How can a plant improve its leak detection efforts? When leaks become large enough you can hear them. So, heighten awareness of people in each department. Ask them to report audible leaks. If you don’t already own ultrasonic leak-detection units, consider purchasing such equipment and training one or more individuals in each department to perform audits. Recognize these air/gas leak auditors as “energy conservation champions.”
How important is the quality of the detection equipment? Don’t stint on hardware. Investing in top quality devices makes your job easier and ultimately saves you time and thus money. In the end you will thank yourself for using a reliable instrument. Keep it properly calibrated and take all necessary steps to maintain it.
Find All The Leaks
It’s possible to feel or hear some leaks. Indeed, an easy way to confirm the existence of large leaks is to hold a slightly moistened hand near the leak site; the cooling effect will be immediately felt. To spot other leaks, rely on a device that detects the ultrasound produced by a leak.
Chemical processing facilities generally use a copious amount of nitrogen gas in addition to instrument air. Depending on the chemicals being produced, mandatory breathing-air hookup stations may be located at strategic points. Performing a leak audit may involve dealing with unique equipment and processes. For instance, to help prevent hazardous emissions, pumps may incorporate gas-lubricated double seals. These seals use dry nitrogen as a barrier gas to prevent process fluid leakage to the atmosphere. Pressurized stainless steel seal pots beside each pump have many fittings and connections that require ultrasonic scanning. Leaks may appear at threads, misaligned ferrules or where galling of stainless steel fittings has occurred. Because pressures are carefully regulated at each pump, there should be filter/lubricator/regulators — each needs to be scanned.
Tips and tricks. The Allen screw on the opposite side of a pressure regulator gauge can loosen, typically due to vibration or lack of factory-applied sealant, resulting in a leak. Other important areas to check include packing glands of small shut-off valves and shaft seals of air- or gas-operated process valves. In addition, carefully scan relief valves, nitrogen blanket vents, liquefied gas pumps, manhole covers on vessels, flange gaskets, solder joints, hoses, tubing connectors and quick-connect fittings. Don’t overlook overhead lines (Figure 2). Parabolic microphones can help there. They increase the range of standard scanners, enabling leaks to be pinpointed without climbing into labyrinths of overhead piping.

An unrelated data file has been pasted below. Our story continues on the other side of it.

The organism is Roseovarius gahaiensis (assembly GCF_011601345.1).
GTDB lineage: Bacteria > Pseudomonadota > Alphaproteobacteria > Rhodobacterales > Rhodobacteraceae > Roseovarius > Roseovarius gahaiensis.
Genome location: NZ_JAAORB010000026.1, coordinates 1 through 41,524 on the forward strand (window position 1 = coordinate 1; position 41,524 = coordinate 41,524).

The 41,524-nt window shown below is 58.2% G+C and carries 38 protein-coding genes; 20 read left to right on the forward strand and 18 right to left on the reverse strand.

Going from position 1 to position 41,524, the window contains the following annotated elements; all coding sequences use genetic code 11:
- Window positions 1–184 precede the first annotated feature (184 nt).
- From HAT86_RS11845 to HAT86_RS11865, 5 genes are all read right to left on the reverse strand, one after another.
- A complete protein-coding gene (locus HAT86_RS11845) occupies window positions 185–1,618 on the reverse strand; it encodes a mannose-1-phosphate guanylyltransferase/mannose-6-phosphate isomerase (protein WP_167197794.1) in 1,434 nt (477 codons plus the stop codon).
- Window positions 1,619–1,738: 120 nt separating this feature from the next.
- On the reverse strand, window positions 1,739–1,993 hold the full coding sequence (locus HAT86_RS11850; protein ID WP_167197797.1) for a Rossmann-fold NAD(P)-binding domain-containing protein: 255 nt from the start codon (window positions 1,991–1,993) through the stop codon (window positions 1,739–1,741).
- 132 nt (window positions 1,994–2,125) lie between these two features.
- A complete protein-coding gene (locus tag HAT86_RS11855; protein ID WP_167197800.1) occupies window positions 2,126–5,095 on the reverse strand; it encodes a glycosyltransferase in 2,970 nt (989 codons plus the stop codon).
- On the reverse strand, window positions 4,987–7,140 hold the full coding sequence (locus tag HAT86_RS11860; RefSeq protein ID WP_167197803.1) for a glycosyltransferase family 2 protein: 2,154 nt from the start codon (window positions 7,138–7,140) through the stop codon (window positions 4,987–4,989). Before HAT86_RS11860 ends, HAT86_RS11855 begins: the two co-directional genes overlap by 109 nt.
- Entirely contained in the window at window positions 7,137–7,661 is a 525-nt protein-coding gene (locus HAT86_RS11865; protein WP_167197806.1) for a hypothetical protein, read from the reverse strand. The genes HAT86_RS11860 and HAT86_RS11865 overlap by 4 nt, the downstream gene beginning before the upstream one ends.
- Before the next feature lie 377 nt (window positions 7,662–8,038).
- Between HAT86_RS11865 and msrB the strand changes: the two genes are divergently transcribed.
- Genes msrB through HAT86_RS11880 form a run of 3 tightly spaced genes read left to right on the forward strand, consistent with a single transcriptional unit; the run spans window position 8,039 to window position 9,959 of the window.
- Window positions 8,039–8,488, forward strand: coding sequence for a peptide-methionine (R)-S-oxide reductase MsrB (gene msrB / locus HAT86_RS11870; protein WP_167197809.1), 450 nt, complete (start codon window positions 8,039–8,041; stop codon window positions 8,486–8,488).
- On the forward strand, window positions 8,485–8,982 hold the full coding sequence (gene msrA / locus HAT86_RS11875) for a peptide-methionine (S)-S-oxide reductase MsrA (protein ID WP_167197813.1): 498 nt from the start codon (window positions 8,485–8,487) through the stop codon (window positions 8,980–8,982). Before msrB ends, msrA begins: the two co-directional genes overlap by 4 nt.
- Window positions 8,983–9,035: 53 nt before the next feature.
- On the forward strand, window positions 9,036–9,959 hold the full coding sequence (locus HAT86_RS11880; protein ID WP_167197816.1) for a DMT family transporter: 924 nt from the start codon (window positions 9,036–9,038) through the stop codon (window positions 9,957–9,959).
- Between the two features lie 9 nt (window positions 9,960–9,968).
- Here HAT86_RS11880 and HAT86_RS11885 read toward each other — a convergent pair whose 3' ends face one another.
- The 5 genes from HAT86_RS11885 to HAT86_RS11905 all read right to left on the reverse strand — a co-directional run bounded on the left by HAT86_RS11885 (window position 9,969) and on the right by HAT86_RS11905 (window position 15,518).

Unique challenges. The corrosive environments typical of many chemical processes can cause leaks. For example, a facility near the ocean discovered that piping for nitrogen distribution had deteriorated from the saltwater mist — leading to a whopping energy loss of $600,000/year from hundreds of pinholes.
Most chemical plants have extensive networks of steam and product piping beside cable and tubing trays. Many times contractors don’t properly secure tubing for compressed air or inert gas. If tubing touches un-insulated steam piping, it melts and creates a large leak.
Plastic tubing can experience a number of other problems. Sometimes small snap rings loosen at the connection points to air-operated valves. This can happen because too much oil or other contaminants are present in pressurized gas or because of vibration. Over time plastic tubing can develop pinholes or splits due solely to age or proximity to specific chemicals.